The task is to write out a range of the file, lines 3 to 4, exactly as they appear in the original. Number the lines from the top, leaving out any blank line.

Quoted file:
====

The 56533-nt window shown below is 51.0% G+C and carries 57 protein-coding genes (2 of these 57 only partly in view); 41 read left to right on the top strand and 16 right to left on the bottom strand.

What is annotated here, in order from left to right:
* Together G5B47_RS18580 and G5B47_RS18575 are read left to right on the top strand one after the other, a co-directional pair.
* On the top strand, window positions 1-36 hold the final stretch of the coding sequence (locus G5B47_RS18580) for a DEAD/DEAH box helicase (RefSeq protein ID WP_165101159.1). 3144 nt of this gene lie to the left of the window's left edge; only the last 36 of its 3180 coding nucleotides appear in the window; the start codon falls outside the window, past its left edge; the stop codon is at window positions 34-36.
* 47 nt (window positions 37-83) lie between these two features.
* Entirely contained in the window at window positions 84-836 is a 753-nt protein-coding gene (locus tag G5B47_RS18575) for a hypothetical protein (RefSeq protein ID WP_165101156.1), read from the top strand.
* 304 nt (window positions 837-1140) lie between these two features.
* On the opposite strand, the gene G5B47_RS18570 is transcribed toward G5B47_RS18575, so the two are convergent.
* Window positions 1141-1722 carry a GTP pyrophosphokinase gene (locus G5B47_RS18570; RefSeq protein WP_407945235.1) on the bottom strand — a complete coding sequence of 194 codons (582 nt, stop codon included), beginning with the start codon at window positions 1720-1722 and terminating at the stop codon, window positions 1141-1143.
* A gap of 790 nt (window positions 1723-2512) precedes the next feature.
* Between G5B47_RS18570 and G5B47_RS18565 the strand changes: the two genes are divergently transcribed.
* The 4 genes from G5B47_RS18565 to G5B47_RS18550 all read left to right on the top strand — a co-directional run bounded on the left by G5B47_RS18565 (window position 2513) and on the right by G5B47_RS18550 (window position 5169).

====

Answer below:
* Together G5B47_RS18580 and G5B47_RS18575 are read left to right on the top strand one after the other, a co-directional pair.
* On the top strand, window positions 1-36 hold the final stretch of the coding sequence (locus G5B47_RS18580) for a DEAD/DEAH box helicase (RefSeq protein ID WP_165101159.1). 3144 nt of this gene lie to the left of the window's left edge; only the last 36 of its 3180 coding nucleotides appear in the window; the start codon falls outside the window, past its left edge; the stop codon is at window positions 34-36.